New Jersey Speech-Language-Hearing Association Website: www.njsha.org Facebook: www.facebook.com/NewJerseySHA Established: Sept. 14, 1955 Members: 1,324 Contact: Linda Tucker-Simpson, president, president@njsha.org or 888-906-5742 How are you making a difference in your members’ professional lives? NJSHA strives to serve our members by advocating for legislation and regulatory changes that can positively impact their service delivery. In addition, ... State Spotlight
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State Spotlight  |   June 01, 2014
New Jersey Speech-Language-Hearing Association
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ASHA News & Member Stories / State Spotlight
State Spotlight   |   June 01, 2014
New Jersey Speech-Language-Hearing Association
The ASHA Leader, June 2014, Vol. 19, 68. doi:10.1044/leader.STSP.19062014.68
The ASHA Leader, June 2014, Vol. 19, 68. doi:10.1044/leader.STSP.19062014.68
Website: www.njsha.org
Established: Sept. 14, 1955
Members: 1,324
Contact: Linda Tucker-Simpson, president, president@njsha.org or 888-906-5742
How are you making a difference in your members’ professional lives?
NJSHA strives to serve our members by advocating for legislation and regulatory changes that can positively impact their service delivery. In addition, we recently began offering affordable and convenient webinars throughout the year to complement our traditional face-to-face continuing education opportunities.
What is a memorable event in your association’s history and how did it come about?
The association, with the help of our legislative agent, has a long history of working with the New Jersey legislature to develop and pass laws that benefit SLPs and audiologists. In 2008, NJSHA worked with the family of Grace Gleba to convince the legislature to pass “Grace’s Law,” which requires insurance companies to provide coverage toward the purchase of hearing aids for children younger than 16.
What is the most significant challenge, unique circumstance or pressing frustration facing communication sciences and disorders professionals in your state today?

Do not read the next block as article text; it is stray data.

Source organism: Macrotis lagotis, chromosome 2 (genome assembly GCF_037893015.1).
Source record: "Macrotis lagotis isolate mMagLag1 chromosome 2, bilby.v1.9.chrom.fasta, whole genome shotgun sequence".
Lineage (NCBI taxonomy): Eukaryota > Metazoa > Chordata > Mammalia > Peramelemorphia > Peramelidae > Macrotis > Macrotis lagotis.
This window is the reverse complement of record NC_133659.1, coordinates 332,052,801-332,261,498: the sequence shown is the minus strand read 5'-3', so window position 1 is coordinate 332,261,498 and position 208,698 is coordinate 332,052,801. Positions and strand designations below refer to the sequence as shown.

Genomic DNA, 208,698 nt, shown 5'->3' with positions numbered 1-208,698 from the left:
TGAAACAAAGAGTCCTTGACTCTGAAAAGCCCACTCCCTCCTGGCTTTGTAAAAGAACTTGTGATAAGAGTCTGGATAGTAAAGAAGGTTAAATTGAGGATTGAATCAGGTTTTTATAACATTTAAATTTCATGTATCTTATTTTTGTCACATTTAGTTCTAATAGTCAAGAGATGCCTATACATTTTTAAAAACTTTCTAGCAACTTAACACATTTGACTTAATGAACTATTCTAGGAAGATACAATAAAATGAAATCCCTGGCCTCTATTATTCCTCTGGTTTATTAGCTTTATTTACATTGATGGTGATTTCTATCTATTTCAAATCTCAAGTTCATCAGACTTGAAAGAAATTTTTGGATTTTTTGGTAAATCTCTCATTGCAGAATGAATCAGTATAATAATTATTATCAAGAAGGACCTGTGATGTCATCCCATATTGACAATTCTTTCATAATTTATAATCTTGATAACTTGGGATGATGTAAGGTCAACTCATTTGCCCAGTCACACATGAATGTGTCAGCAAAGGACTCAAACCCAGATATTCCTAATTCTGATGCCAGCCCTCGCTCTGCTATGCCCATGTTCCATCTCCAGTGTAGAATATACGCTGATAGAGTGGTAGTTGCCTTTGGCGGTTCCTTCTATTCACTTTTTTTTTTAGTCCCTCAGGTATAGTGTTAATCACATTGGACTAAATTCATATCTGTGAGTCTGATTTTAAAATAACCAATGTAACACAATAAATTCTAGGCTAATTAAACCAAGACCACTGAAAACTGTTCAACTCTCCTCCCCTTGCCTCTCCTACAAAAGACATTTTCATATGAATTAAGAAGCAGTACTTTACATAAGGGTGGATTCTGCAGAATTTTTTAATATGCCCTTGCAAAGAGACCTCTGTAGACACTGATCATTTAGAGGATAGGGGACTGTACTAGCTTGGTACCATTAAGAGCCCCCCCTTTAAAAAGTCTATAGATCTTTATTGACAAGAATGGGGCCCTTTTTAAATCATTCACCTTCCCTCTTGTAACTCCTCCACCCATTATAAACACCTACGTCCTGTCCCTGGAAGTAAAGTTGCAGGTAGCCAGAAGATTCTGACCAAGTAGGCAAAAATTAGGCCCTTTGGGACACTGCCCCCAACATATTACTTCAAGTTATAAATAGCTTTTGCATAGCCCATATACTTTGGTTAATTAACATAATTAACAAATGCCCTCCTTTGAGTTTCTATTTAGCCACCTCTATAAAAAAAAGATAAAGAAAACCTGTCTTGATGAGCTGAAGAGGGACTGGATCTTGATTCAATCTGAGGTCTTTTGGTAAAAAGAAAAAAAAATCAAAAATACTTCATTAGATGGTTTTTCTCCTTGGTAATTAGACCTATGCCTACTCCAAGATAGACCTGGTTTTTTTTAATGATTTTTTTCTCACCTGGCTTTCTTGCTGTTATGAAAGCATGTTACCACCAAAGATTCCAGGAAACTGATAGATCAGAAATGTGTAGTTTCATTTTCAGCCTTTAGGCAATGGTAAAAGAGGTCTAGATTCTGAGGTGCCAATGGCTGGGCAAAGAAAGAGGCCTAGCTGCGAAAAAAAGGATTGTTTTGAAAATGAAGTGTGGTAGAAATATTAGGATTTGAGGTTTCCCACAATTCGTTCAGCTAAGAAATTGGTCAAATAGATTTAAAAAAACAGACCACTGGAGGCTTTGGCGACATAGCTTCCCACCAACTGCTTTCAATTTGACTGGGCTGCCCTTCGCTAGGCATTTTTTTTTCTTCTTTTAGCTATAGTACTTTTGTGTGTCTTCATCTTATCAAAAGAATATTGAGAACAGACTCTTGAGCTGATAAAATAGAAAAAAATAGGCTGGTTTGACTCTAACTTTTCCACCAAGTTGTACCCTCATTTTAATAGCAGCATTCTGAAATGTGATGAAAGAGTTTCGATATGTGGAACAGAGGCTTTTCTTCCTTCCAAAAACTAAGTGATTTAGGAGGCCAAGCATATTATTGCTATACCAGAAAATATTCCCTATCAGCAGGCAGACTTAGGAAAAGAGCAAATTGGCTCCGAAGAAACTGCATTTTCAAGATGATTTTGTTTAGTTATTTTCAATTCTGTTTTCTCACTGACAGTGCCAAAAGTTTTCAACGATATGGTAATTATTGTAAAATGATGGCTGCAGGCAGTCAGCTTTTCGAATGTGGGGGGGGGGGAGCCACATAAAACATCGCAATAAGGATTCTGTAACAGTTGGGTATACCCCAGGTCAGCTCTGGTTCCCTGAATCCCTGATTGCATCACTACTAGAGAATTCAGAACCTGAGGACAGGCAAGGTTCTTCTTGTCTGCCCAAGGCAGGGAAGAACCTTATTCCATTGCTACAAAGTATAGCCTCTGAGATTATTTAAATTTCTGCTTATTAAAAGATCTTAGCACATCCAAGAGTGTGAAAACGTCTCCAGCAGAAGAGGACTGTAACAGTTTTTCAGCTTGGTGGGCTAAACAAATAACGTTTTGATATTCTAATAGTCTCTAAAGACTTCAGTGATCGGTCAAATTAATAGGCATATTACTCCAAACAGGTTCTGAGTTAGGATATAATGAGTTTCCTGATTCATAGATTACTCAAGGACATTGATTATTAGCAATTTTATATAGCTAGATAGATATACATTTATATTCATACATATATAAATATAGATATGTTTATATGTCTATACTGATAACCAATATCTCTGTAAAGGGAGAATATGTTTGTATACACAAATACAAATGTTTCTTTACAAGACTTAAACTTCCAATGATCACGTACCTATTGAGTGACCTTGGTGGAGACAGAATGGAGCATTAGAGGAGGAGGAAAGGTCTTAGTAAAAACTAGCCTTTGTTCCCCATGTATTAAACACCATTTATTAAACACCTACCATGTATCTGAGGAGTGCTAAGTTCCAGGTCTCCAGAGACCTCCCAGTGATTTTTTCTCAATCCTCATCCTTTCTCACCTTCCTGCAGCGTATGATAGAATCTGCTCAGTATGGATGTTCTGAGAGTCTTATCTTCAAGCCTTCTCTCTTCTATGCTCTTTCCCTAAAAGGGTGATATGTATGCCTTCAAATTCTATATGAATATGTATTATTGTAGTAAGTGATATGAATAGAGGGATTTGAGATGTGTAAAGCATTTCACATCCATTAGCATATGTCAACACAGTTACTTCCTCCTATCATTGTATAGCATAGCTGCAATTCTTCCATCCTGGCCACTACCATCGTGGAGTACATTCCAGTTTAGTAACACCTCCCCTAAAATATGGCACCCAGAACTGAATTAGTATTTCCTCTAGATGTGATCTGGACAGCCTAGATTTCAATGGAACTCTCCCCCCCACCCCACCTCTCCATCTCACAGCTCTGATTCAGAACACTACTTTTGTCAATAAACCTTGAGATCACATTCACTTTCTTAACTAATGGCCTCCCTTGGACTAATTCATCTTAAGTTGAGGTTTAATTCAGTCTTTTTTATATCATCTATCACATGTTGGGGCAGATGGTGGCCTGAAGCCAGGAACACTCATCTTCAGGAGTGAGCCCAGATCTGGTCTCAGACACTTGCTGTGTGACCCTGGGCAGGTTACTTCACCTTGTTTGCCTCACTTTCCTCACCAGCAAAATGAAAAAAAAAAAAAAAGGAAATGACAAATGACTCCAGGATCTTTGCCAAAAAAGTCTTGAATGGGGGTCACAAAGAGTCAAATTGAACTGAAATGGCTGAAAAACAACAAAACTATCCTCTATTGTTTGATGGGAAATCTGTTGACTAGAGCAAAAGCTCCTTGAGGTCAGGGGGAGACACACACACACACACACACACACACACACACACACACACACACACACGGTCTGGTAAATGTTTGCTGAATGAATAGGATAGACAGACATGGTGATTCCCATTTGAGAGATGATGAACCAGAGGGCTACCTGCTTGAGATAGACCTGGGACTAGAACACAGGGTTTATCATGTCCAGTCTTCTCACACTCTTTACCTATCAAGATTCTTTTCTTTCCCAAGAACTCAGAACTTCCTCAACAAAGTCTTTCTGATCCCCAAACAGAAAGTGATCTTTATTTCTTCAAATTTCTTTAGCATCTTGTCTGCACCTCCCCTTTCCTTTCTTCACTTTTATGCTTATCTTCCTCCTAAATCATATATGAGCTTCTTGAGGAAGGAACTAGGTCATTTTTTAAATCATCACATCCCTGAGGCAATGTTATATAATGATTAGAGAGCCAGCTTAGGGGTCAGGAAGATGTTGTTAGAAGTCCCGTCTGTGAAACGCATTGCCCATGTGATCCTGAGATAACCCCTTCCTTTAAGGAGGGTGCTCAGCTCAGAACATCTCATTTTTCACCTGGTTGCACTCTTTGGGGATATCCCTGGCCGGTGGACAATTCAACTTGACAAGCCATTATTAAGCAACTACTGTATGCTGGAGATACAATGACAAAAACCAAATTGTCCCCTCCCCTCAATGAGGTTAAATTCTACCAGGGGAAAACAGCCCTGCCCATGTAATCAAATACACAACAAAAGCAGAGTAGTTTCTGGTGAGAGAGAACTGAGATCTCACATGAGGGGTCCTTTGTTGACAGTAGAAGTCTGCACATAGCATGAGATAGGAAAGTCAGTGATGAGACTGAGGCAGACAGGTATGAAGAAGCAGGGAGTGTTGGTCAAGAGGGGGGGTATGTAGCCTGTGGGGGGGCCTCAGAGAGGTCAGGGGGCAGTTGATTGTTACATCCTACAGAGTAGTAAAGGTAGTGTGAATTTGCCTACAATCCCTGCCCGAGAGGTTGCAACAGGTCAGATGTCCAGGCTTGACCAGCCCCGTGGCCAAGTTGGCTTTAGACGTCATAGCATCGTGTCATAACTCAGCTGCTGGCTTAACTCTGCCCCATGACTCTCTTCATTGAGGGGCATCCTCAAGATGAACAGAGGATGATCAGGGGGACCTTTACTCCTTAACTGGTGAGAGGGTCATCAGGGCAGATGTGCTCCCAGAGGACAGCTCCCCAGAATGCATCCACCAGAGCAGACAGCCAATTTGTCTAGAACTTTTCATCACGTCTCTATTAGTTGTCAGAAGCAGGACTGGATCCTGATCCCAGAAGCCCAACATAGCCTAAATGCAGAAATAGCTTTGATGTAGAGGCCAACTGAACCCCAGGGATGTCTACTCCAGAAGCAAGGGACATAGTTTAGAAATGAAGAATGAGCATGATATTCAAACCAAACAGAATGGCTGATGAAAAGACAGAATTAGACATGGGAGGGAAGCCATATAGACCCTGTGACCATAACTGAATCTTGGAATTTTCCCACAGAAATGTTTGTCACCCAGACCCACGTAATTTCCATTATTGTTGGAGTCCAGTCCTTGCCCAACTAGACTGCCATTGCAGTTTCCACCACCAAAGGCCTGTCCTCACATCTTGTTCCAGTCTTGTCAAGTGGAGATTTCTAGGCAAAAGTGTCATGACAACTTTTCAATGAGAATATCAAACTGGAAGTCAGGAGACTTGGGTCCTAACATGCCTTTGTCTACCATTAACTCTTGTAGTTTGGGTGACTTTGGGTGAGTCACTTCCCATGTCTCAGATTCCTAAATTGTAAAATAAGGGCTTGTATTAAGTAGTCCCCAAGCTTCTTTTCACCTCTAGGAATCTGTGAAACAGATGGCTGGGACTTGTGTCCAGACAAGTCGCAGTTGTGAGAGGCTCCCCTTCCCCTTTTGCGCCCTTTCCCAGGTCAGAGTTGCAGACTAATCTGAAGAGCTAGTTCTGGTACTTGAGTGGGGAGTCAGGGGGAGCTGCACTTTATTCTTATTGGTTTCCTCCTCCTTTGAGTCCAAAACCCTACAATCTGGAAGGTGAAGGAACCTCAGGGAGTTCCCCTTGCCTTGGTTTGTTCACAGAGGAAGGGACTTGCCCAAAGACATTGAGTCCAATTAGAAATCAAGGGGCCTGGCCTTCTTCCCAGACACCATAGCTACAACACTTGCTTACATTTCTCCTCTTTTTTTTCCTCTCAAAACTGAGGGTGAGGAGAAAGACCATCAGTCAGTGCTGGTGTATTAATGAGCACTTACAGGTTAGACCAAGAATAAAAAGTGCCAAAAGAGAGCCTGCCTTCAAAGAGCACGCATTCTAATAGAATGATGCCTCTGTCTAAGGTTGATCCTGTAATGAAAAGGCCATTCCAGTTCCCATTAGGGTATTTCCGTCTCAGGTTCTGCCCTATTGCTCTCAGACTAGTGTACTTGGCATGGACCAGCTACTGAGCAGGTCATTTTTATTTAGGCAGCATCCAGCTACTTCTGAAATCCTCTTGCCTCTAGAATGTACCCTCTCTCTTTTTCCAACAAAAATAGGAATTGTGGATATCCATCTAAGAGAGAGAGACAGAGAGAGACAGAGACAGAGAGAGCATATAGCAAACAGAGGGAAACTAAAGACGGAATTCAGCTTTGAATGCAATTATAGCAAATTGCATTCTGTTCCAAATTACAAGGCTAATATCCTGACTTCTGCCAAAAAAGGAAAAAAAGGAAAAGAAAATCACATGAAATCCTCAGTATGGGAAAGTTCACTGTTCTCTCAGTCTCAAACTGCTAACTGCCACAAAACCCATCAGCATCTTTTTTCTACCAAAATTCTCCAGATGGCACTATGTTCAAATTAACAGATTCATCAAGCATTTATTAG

Our school-based members have concerns about new statewide legislation related to the evaluation of school personnel and measurement of student progress. NJSHA is working to ensure that the final legislation is fair and equitable for our communication professionals and for their students with communication disorders. NJSHA also assists our members who work in private practices and in health care settings as they navigate changes related to Medicaid and Medicare as well as private health insurance coding, billing and reimbursement.
What is your association’s proudest accomplishment?
NJSHA is recognized in the state as a resource for communication disorders professionals and the clients we serve. We are proud of the ongoing work that resulted in the appointment of an NJSHA member to the state’s Aphasia Task Force and the Dyslexia Task Force. Through our work on the Dyslexia Task Force, New Jersey’s governor signed a bill into law on Jan. 21, 2014, that addresses dyslexia identification and treatment in public schools. It requires all public school students who have exhibited one or more potential indicators of dyslexia or other reading disabilities be screened for dyslexia no later than the first semester of the second grade, and mandates that the communication and reading professionals who work with these children complete at least two hours of professional development annually on the screening, intervention, accommodation and use of technology with these students.
In addition, through meetings with the New Jersey Department of Education, we were able to draft a model for the evaluation of SLPs in the schools.
Do you have a particularly successful advocacy or recruitment strategy to share?
Working with a legislative agent has been very beneficial in helping us to build and maintain relationships with New Jersey legislators, Department of Education and Audiology and Speech Pathology Advisory Committee. Through these relationships, we have been able to influence legislation and regulations that directly affect our members on a daily basis. NJSHA received a 2013 ASHA advocacy grant, which we used to fund our first Student Advocacy Day. At this event at the state capitol, we trained students from communication sciences and disorders programs around the state about the importance of personal and professional advocacy efforts and how best to approach legislators. Because this event was so well-received by the students, we will repeat it annually.
What should every communication sciences and disorders professional in your state know about your association?
Our highest calling is to meet the needs of our members and the people they serve across a wide variety of treatment settings. All of the association’s work is done by dedicated and hard-working NJSHA members—and we welcome more. Every member has the opportunity to experience the feeling of accomplishment that comes with participating in the association.
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June 2014
Volume 19, Issue 6